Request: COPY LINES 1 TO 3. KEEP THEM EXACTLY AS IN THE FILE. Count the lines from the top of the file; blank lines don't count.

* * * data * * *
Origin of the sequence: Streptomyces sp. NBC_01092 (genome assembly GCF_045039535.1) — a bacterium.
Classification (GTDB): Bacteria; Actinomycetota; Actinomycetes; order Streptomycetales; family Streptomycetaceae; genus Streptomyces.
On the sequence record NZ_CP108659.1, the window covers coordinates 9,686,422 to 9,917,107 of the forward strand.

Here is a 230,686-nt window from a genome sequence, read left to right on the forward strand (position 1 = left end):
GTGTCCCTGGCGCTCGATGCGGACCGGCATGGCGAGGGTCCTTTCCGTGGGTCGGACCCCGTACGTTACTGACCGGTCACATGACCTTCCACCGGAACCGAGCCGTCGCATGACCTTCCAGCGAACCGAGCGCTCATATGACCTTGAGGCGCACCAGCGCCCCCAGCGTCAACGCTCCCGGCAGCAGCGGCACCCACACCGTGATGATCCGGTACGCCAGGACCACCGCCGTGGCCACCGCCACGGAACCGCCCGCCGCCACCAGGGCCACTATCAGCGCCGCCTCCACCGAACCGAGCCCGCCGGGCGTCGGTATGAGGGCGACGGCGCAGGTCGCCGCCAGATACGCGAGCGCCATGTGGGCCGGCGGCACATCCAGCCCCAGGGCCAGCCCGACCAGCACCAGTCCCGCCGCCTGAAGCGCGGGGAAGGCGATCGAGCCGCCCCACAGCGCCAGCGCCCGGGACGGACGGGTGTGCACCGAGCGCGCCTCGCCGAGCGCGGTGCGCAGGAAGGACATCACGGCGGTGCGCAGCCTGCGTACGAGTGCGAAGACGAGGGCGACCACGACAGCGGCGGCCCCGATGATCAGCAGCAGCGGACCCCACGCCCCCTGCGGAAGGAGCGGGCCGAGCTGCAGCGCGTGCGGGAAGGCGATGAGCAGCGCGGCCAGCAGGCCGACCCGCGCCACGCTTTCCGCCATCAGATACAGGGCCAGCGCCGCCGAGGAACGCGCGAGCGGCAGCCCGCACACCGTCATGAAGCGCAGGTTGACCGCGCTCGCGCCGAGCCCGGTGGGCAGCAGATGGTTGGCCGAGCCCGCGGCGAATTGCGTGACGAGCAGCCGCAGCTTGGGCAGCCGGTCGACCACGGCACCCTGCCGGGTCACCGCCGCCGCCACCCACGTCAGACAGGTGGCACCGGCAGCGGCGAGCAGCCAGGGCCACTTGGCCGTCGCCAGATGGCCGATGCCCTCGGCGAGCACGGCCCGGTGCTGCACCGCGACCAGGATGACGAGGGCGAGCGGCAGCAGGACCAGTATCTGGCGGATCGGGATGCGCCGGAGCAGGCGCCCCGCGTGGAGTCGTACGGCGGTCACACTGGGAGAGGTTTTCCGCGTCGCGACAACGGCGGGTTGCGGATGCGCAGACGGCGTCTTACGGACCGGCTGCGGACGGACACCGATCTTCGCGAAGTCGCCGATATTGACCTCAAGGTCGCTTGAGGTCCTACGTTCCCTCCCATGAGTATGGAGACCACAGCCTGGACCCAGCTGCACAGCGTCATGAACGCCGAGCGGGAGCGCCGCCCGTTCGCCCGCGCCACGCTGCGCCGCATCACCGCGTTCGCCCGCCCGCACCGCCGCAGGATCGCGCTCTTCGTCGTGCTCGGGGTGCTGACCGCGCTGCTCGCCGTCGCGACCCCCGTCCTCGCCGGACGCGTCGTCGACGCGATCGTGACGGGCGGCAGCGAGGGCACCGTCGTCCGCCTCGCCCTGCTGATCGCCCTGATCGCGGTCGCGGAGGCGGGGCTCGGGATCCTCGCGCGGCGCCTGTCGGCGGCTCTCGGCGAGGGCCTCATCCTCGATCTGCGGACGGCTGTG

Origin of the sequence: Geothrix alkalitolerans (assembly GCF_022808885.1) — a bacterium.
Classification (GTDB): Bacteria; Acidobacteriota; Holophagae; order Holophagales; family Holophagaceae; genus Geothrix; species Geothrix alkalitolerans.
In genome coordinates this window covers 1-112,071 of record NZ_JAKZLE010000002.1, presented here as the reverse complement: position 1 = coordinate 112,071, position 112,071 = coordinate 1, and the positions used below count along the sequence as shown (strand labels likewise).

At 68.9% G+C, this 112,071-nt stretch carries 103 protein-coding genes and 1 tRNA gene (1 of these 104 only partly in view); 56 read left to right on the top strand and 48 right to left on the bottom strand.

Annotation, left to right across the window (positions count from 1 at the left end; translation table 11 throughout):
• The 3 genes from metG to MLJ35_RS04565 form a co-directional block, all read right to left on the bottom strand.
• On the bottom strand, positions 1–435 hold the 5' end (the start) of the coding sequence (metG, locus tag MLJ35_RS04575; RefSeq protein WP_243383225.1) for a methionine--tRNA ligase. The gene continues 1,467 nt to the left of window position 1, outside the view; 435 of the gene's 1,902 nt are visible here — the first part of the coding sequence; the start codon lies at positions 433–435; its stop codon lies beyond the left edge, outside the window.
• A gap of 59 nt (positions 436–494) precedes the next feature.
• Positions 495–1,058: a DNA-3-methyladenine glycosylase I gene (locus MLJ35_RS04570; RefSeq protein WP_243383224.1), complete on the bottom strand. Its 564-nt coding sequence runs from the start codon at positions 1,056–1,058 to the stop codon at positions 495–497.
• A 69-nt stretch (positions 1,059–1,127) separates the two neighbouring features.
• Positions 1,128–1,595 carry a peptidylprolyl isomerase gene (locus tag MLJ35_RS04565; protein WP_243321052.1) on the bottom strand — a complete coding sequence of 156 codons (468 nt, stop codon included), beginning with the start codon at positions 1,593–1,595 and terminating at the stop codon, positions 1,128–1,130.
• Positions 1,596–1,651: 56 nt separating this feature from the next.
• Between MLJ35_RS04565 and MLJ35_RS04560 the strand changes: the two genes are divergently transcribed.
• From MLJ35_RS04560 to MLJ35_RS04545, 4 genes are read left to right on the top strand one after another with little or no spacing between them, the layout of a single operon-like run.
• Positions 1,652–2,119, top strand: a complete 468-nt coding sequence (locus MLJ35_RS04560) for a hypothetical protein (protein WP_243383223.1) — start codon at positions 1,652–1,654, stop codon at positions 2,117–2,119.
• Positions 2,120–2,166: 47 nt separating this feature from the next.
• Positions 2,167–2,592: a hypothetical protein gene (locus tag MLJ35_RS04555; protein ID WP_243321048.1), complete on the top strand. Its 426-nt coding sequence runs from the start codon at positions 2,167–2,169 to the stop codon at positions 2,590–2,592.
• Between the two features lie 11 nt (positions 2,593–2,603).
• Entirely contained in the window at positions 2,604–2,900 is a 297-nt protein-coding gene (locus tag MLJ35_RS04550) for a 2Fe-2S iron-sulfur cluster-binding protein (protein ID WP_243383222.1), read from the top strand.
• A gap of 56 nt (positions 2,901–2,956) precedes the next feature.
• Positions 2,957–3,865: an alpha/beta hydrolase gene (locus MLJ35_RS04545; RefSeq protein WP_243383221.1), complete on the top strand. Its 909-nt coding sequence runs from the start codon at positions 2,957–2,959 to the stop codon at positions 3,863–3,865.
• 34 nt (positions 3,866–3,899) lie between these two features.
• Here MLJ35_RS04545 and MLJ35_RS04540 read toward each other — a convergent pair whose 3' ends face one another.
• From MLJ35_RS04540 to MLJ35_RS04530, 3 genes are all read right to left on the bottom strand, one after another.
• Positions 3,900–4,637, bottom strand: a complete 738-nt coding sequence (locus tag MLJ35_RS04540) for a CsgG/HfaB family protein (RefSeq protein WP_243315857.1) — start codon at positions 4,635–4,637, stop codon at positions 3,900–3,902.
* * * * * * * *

Origin of the sequence: Streptomyces sp. NBC_01092 (genome assembly GCF_045039535.1) — a bacterium.
Classification (GTDB): Bacteria; Actinomycetota; Actinomycetes; order Streptomycetales; family Streptomycetaceae; genus Streptomyces.
On the sequence record NZ_CP108659.1, the window covers coordinates 9,686,422 to 9,917,107 of the forward strand.